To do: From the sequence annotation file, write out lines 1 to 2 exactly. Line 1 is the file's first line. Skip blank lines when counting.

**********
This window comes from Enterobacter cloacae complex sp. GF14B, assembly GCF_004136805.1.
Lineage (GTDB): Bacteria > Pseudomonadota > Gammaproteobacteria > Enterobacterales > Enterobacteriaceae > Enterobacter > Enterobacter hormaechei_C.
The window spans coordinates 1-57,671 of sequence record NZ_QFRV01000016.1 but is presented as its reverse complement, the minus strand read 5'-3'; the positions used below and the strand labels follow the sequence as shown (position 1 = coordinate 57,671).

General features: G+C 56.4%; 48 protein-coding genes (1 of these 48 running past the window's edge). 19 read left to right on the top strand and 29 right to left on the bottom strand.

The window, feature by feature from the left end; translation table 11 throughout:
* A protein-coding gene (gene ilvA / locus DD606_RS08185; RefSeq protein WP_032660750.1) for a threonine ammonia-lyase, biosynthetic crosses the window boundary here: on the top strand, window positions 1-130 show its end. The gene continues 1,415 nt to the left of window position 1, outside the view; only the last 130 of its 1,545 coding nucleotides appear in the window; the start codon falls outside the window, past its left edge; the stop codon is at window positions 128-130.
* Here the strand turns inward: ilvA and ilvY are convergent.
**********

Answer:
This window comes from Enterobacter cloacae complex sp. GF14B, assembly GCF_004136805.1.
Lineage (GTDB): Bacteria > Pseudomonadota > Gammaproteobacteria > Enterobacterales > Enterobacteriaceae > Enterobacter > Enterobacter hormaechei_C.